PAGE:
Thank you for the link. I have no idea how people make money from their blogs. I like to think of mine as writing practice for if I ever decide to attempt writing professionally. I have felt like my brain turned to mush after stopping work to look after my son and blogging helps me to feel a little like me again. Thanks, I’ll Google her and have a browse. Your mother clearly has natural talent. What a pity she didn’t take it up earlier!

        Liked by 1 person

      • thehomeplaceweb says:

        I agree….my writing skills were pretty rusty, not having written anything since high school, so blogging once a week forces me to improve! You won’t find my mom on google, she’s just a local artist….maybe some day!

        Liked by 1 person

      • Chomeuse with a Chou says:

        Sorry – that was my fault for be clumsy. I meant Maud Lewis – as I had never heard of her before and would like to see the comparison! I had assumed that your mother probably paints mainly in a private capacity – but you never know, she may yet get spotted by an important critic and achieve fame and glory of google-like proportions 🙂

        Liked by 1 person

      • thehomeplaceweb says:

        Yes and I can be her agent! Maude Lewis has only gained a bit of a reputation lately because of the movie out last year, Maudie which I found dreadfully boring….but her paintings are full of colour.

        Liked by 1 person

      • Chomeuse with a Chou says:

        Good idea! I haven’t been to the cinema since well before my Chou was born, so I never even bother looking up new releases anymore. Thanks for the heads up about Maudie, which I will perhaps give a miss if ever I come across it over here 😉

        Liked by 1 person

  3. Karen says:

    Paris is lovely and you will find it really does change you. I’ve been lucky enough to have been a few times and I’m never disappointed, ever. Have no expectations and you won’t be disappointed. And the book stores………..well, you’re going to love them all.

    Liked by 1 person

  4. rhc55 says:

    That was a really interesting read and I love your mother’s painting. She has great talent. We had our honeymoon in Paris and have been back several times. For my 60th birthday the kids – organised by Chomeuse – gave me a day’s patisserie course in Montmartre, plus flights and overnight stay for us both, and Chomeuse, Chou and Mr. C took the train over to meet us for the rest of the weekend. It is a very special place and hopefully you’ll get there one day. …and thank you for the lovely compliment to Chomeuse, which I agree with, but I am obviously very biased.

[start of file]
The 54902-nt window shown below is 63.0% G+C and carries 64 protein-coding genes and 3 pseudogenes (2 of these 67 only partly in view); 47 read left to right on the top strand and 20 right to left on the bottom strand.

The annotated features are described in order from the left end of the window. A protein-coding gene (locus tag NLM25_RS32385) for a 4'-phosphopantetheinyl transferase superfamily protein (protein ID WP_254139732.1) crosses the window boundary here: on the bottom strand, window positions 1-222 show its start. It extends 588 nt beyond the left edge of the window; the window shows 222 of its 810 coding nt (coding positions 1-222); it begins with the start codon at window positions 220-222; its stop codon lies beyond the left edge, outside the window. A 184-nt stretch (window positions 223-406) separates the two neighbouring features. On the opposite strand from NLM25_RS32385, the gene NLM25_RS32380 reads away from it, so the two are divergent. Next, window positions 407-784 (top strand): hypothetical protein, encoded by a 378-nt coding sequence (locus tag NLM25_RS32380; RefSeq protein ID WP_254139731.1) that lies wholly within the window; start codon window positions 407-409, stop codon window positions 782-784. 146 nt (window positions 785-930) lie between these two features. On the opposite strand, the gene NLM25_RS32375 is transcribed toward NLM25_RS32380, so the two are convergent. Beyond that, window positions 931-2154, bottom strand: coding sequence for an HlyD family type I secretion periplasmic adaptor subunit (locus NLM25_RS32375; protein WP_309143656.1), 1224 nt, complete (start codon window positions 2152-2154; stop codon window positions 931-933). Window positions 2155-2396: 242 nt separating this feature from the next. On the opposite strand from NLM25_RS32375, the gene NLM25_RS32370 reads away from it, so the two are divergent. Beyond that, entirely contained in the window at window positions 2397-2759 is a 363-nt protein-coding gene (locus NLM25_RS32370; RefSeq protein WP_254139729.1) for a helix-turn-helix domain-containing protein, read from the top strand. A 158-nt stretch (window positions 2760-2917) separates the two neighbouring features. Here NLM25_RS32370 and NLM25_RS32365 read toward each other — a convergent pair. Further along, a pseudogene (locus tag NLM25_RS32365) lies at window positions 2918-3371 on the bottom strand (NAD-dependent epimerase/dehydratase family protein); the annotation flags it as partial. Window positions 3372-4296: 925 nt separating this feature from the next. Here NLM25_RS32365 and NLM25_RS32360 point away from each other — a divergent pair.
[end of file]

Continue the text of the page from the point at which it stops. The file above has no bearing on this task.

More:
Liked by 1 person

    • thehomeplaceweb says:

      I think she inherited her writing skill from her mother! You should write blog about the patisserie course – it would be very interesting. I love to bake but not to cook (yesterday I made sticky toffee pudding because it is still wintery here). My 92yr old mother, (who has painted sporadically for 40 years – she started when we all left for school), was recently discovered at the age of 90 when I entered her in a contest for a popup exhibit at our Class A gallery. It’s an honor to be shown there, so of course that opened quite a few doors for her, she had three local exhibits that year, and this summer she will have her fourth, which I am calling Home and Abroad. She does a fair bit of rural stuff, so I asked her to do some abroad landscapes (hence the Eiffel Tower, she has some lovely ones of Italy for my soon to be Italian blog). So motivating for her, as you think nothing exciting will happen at that age! She is a very quick painter so if I ask her to paint something it doesn’t take her long – she usually does 2 paintings a week.

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  5. Adventures Of An Anglaise says:

    This book sounds very interesting, I might have to try and get hold of it! I can thoroughly recommend Shakespeare and Co., it really is a wonderful place for book lovers – especially upstairs, especially if someone is having a go on the piano. And if you DO go, make sure you visit ‘my’ go-to bookshop, the San Francisco Book Co.! It’s only a stone’s throw from Shakespeare and Co., and again, a book-lover’s dream. I feel like a heroine in a romantic film whenever I pay a visit; even the grumpy American guy who (I presume) owns the place is like a character straight from the page/screen…

    Like

    • thehomeplaceweb says:

      Dear Audrey (Hepburn)…..I will look it up when I go! There is a picture in next week’s book blog Janice MacLeod’s A Paris Year of an old man in a cafe….who looks like your typical Parisian character. I also read her Paris Letters. Are English books more expensive there?

      Liked by 1 person

      • Adventures Of An Anglaise says:

        Good! 🙂 Unfortunately, English books are indeed pretty expensive here, although to be honest I think books in general are, at least compared to UK prices. My jaw has literally dropped checking the price stickers on books on more than one occasion – both English and French!

        Liked by 1 person